• I’m no longer able to follow your argument. The idea that complete randomness can accomplish anything only makes sense in an infinite multiverse.

          • If you look at my separate long comment on chance/randomness, things might make more sense.

          • Nope, I’m still confused.

          • Simply put, events just seem partially random to humans when our knowledge is partial. Things appear to be 100% random when our knowledge is 0%. When we have 100% knowledge, we will know exactly why everything happens, so that randomness becomes 0%.

            E.g. If a stranger walks up to you and gives you a hug, that would seem really random because she is a “stranger”, and your knowledge of her is 0%, i.e. you don’t know why she would hug you. However, if you later find out that the “stranger” was a long-lost friend, the perceived randomness of that hug would greatly decrease.

          • So then you seem to be denying that actual randomness exists. I can live with that alternative, also.

          • Yes! That is indeed my view 🙂

          • Another example: roll a dice, and we expect a result between 1 and 6. The randomness is limited to the numbers between 1-6, because we already KNOW that those are the only possible results.

            Now let’s say we have experimental data of 1000 dice-rolls, and notice that 1 seems to be appearing 10 times as often as all the other numbers. This gives us knowledge that the dice is loaded, which then allows us to assign a probability to each result between 1-6. This further limits the perceived randomness, so that we are able to quite confidently say that the result of a dice-roll is likely to be “1”.

          • Gary

            I’ll go with your 4th alternative, multiverse is indeed possible. And mutations are all random. But the result, through natural selection is not random. But one caveat. I don’t belief in an infinite number of universes. They are not all equally probable.

          • There’s even a fifth alternative, where there is randomness, but it is constrained, such as in Sierpinski triangles, as discussed at BioLogos:

          • Gary

            All randomness is constrained in some way. As soon as you assign boundary conditions in quantum mechanics, you get quantized solutions. (the boundary conditions are constraints). I’m not a chemist, but I don’t see anything unusual in finding rust (iron oxide), and aluminum in the dust of burning buildings. Don’t see what fractals have to do with it either. But I defer to you, if you’re happy, I’m happy.

          • If we’re talking about how God created life, then I’m happy with however He chose to do it. If we’re talking about what the red/gray chips in the WTC dust are, this certainly isn’t the place to bring that up. But I’m not happy about it.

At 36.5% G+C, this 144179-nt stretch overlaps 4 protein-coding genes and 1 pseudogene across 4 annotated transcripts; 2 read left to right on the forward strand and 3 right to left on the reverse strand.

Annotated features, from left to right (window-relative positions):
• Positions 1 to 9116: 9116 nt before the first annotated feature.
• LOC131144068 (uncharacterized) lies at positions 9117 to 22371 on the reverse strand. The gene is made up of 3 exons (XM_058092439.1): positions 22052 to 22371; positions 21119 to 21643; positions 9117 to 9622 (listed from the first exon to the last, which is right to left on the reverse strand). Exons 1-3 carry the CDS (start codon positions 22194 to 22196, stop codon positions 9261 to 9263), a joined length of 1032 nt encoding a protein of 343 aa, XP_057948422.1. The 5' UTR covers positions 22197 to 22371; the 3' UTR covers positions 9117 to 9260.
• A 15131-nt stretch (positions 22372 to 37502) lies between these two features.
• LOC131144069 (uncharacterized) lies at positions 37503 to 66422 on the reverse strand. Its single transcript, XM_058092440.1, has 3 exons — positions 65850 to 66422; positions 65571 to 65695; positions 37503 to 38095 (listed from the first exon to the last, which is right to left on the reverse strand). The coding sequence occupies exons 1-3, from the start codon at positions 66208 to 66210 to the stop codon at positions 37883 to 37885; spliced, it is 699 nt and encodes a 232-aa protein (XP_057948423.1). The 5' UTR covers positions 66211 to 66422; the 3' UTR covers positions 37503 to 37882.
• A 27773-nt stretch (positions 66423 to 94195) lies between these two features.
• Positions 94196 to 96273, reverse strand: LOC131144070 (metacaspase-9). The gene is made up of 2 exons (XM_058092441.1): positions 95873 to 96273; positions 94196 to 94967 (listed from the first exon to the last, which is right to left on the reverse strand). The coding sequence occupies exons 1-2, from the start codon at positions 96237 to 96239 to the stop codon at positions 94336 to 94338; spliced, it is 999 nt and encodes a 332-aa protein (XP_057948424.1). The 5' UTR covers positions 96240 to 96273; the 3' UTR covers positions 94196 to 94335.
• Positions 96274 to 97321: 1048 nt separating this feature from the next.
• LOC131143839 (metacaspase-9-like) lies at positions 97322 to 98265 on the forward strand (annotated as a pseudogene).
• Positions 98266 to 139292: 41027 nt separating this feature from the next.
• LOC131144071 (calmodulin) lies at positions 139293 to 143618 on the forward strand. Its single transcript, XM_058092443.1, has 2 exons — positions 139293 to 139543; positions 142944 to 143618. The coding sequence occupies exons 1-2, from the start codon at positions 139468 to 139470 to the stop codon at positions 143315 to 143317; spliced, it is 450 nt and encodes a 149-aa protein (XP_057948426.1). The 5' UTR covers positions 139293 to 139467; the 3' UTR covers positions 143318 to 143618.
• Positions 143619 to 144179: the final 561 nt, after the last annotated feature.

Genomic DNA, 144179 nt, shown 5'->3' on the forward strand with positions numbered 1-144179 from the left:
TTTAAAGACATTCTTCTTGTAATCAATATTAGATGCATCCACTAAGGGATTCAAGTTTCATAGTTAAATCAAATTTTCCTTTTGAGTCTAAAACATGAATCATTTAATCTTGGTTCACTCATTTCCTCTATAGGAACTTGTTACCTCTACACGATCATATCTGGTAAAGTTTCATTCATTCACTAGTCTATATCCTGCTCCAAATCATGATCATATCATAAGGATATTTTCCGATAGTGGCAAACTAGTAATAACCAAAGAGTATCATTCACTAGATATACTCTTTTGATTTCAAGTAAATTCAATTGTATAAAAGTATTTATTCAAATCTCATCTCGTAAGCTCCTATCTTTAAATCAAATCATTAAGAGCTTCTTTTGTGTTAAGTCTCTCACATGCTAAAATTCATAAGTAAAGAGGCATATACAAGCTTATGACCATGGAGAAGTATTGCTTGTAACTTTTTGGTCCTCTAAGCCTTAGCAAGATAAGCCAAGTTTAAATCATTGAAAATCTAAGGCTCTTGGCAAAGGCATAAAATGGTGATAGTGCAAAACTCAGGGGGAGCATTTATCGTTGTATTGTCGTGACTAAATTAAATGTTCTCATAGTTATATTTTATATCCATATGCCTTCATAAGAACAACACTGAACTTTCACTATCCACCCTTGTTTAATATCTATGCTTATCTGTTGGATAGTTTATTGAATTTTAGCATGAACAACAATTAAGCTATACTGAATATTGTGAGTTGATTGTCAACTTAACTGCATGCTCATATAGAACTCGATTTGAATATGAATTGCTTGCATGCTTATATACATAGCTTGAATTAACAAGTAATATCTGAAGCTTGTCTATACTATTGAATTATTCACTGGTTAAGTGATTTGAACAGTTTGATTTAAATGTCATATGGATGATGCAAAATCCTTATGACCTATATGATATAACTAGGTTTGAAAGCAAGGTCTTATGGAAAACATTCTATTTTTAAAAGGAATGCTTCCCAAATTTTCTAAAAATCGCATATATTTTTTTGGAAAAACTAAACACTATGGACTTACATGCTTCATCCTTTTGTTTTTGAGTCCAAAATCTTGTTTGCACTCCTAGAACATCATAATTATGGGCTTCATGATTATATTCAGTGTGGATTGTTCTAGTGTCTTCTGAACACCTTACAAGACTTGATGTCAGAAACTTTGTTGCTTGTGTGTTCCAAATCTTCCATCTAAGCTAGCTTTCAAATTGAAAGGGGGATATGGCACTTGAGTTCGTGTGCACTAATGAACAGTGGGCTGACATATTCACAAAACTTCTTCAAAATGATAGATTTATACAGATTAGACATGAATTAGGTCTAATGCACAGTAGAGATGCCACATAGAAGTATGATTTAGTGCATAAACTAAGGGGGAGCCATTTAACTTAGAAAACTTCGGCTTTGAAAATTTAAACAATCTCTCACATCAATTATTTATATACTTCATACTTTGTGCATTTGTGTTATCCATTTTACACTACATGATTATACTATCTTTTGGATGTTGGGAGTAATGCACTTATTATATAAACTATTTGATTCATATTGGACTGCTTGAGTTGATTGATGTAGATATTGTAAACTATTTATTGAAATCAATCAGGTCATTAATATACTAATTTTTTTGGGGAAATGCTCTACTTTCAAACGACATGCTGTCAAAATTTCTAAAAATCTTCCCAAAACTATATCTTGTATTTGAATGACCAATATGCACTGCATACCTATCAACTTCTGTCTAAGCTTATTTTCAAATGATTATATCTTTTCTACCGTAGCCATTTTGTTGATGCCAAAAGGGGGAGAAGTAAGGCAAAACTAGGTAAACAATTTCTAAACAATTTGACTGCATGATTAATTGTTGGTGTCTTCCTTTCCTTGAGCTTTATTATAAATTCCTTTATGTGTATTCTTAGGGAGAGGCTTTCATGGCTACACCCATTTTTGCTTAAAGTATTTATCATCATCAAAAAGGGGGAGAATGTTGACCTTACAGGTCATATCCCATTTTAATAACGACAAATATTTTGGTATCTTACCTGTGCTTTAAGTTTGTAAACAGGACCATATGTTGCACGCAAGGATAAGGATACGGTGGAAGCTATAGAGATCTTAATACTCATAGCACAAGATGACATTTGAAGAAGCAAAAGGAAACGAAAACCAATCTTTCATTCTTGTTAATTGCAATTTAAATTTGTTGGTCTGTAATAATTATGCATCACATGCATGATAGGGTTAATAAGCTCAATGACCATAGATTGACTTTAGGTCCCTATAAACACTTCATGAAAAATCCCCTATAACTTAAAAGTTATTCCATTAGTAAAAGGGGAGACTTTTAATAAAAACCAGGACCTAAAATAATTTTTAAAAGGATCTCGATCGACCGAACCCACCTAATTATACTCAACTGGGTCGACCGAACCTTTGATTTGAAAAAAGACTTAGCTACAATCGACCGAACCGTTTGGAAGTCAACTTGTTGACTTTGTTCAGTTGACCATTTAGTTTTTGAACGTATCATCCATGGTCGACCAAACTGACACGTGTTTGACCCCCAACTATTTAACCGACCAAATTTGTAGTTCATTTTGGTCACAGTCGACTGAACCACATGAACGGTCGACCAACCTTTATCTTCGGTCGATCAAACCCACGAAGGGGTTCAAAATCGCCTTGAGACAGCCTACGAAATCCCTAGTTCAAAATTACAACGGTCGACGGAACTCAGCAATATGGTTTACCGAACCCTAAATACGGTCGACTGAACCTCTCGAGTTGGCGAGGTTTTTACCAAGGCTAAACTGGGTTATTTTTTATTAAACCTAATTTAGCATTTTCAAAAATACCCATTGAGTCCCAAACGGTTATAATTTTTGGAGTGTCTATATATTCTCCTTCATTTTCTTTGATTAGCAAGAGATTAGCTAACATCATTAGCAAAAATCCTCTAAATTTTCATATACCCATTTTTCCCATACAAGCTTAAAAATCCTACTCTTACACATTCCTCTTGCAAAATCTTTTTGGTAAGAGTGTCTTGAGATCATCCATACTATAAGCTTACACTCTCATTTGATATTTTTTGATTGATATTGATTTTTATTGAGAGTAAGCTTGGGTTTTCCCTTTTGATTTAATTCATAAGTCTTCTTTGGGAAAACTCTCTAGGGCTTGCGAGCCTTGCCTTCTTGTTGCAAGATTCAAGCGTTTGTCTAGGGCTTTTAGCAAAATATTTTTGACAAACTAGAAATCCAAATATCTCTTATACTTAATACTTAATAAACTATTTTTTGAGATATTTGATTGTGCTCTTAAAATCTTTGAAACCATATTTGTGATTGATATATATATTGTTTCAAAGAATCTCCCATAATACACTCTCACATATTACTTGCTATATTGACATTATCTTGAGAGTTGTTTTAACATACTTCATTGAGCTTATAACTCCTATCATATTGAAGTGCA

• Gary

            Yes, but we can’t all be happy all the time 🙂

          • Not without the right drugs. 😉

          • Gary

            I prefer beer. Going to school in the 60’s, beer surpasses drugs in theological understanding. Takes longer to kill you.

          • But beer (by which I mean Guinness) merely enhances whatever emotional state you are already inhabiting.

          • Gary

            I’d give you a high five, if I was in your presence!

          • Grand Rapids, MI

  • “Hume’s and Schlick’s ontological thesis that there cannot exist anything intermediate between chance and determinism seems to me not only highly dogmatic (not to say doctrinaire) but clearly absurd; and it is understandable only on the assumption that they believed in a complete determinism in which chance has no status except as a symptom of our ignorance. (But even then it seems to me absurd, for there is, clearly, something like partial knowledge, or partial ignorance.)” —Karl Popper: Objective Knowledge, Of Clouds and Clocks, 1972, p. 227ff

    I would say that chance/randomness is indeed properly understood as a symptom of our ignorance. The more complete (the less partial) our knowledge is, the greater the likelihood we assign to the truth. With 100% knowledge, the probability/chance that our knowledge is truth becomes 100%.

    Example: Partial knowledge (the serpent) tells me that if I eat the forbidden fruit, I will NOT surely die, whilst complete knowledge (God) tells me that if I eat the forbidden fruit, I will SURELY die.

  • “Clearly the person who set up the vending machine pictured below grasped the point …”

    Wow, that’s a really good one! (Proverbs 16:9)